Cox: Yeah, with the first game, we were proud of the product but we found that it was flawed. You have to stop at some point and say, let’s finish it up and get it out there. You see the mistakes as the developer.
We felt that taking the linear approach wasn’t the best decision, but in 2007 it seemed like a good idea. The fixed camera, it served a purpose, we could focus on visual style and on levels like this, and exploration was a way we could have improved the game.
Any criticism we heard from outside about “Lords of Shadow,” we had already heard and talked about inside MercurySteam.
With more time between games, I think that you learn obviously, and ask what you can do to improve it by looking at mistakes you made. We spent 9 months, “Lords of Shadow 2” was supposed to address the things we thought were wrong with the first one and keep the things that were successful, the combat the visual design.
We want to really improve on what we did before and make people say, “wow, wow.”
Multiplayer: So if this is your last “Castlevania,” what is next?
Cox: We have lots of ideas and we don’t want to be known as the “Castlevania” studio. We wanted to do a good “Castlevania” game our way, but we don’t want to milk it. We don’t want to be doing them for the next ten years.
We started in 2007 and it’s, what, 2013? Seven years of development time for one product, if you like. We sort of see it as one product, the whole universe. We want to do other things—any creative person does—and our development team is super creative. We have some very talented artists and designers and programmers and they want to stretch their legs and prove that they are a great studio. Our ultimate goal is to prove we’re one of the best studios around and we’re helping our developers to do that. We invest in them and then try to support them as best we can, make sure the environment is right for them to do creative things.
Multiplayer: Could you talk a little about points of reference for “Lords of Shadow 2?”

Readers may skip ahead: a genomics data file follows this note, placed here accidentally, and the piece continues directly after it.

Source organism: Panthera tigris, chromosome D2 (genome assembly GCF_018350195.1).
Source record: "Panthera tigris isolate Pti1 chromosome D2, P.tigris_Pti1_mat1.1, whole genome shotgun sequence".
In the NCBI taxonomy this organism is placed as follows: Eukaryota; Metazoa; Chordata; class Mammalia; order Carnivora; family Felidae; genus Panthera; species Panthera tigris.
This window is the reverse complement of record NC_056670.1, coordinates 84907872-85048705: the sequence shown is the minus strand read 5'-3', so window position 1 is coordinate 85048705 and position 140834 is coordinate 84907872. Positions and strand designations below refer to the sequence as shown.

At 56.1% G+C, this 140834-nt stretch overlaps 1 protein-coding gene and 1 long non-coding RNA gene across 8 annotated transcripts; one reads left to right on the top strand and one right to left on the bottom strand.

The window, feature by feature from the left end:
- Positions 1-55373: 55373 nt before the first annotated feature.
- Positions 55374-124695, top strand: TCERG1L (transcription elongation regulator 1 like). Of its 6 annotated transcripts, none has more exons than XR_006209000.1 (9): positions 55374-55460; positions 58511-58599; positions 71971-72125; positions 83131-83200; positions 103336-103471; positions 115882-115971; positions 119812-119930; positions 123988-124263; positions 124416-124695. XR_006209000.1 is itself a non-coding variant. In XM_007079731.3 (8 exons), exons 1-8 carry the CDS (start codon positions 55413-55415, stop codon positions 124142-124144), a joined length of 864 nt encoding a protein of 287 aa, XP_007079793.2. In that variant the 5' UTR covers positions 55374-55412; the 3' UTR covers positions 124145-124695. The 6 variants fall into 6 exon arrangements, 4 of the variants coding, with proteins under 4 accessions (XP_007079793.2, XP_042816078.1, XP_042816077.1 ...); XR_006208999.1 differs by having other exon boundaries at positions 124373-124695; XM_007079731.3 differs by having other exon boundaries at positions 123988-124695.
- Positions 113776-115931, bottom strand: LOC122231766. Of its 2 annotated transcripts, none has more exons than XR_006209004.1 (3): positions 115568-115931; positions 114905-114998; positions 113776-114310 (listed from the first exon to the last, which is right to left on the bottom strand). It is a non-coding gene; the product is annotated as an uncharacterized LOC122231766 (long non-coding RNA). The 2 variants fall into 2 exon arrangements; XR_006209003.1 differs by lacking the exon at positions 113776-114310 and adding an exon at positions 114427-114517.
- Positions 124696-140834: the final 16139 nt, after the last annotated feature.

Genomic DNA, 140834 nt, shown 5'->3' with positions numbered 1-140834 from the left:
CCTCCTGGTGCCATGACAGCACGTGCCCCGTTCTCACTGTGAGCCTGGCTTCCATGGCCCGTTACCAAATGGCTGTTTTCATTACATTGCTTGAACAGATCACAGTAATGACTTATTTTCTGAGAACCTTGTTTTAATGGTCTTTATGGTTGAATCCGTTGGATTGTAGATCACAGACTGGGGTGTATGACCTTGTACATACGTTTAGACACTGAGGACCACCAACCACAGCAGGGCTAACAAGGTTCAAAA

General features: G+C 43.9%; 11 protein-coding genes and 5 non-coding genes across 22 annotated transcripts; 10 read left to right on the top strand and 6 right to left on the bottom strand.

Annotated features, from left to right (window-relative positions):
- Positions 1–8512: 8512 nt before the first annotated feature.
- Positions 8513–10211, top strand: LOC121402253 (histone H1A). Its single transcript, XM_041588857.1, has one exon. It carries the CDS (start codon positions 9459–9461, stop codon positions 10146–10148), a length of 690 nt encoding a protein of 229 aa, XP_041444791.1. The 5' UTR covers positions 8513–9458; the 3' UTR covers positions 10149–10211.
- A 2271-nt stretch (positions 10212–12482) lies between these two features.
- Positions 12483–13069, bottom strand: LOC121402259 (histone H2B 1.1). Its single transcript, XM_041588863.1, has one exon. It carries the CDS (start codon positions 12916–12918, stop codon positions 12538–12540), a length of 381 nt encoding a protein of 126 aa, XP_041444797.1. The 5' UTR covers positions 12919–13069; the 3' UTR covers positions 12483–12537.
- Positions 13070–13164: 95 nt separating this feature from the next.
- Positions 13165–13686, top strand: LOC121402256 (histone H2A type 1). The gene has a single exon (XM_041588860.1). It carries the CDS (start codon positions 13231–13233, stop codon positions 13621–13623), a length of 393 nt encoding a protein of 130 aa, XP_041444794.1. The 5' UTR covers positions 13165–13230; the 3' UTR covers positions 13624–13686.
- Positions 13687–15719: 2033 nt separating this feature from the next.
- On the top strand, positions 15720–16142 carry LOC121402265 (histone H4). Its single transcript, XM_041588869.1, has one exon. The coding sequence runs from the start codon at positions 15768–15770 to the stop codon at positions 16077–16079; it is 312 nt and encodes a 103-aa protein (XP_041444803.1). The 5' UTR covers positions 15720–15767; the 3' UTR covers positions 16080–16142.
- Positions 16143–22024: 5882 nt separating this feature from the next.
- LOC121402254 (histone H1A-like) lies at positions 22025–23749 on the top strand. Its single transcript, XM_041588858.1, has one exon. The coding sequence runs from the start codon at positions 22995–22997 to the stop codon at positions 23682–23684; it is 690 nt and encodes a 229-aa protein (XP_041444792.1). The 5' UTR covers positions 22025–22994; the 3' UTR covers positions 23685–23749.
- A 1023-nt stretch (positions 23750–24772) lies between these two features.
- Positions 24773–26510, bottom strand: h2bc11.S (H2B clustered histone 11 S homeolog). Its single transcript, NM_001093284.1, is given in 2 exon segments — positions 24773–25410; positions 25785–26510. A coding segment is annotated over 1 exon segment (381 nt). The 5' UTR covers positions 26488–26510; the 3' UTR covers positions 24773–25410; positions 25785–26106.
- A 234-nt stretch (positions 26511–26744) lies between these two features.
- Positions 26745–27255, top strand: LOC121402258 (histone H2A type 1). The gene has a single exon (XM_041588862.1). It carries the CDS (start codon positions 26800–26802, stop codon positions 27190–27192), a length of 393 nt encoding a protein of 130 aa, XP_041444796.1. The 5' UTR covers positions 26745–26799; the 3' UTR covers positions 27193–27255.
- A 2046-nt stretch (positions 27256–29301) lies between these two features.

Cox: [Laughs] If I say it is going to be like “this game.” everyone is going to say it is a clone of “this.”
Multiplayer: Okay, so more broadly, where do you have your heads at this point?
Cox: I think if you’re a fan of “Lords of Shadow,” you’re going to absolutely freak out when you see “Lords of Shadow 2.” It’s an improvement across the board.
Visually, our engine is doing stuff that is next-gen stuff, some of it. It’s astounding—everything we showed in the trailer was in-game and in-engine, there were no tricks. That is it, that is the game is ready for next-gen, so we’ve incorporated next-gen ideas and techniques to improve what we can do on this gen. This will be the last current gen-game that stands out in terms of visuals.
We are also taking a different approach, in many ways this game will be unexpected. People won’t be expecting the things we’re going to do with this character. It’s a very dark game and much more violent. It’s edgy; a few weeks ago we showed the game to some sales marketing guys in London and they said “We can’t do this, people are going to go crazy.” And we said, “Yeah, but this is Dracula. This is what Dracula does.” They said “You guys are really pushing the envelope.”
Dracula is the ultimate vampire and what do vampires do? They kill people. They drink their blood, doesn’t matter who they are and we don’t want our Dracula to be some kind of pussy. He’s a badass, he’s a nasty piece of work. This takes place 1000 years after “Lords of Shadow,” what happened to Gabriel after all that time? He’s changed and in “Mirror of Fate,” we’ll show you how he got to this place. How he arrived at ultimate evil.
“Castlevania: Lords of Shadow – Mirror of Fate” is available now for the 3DS.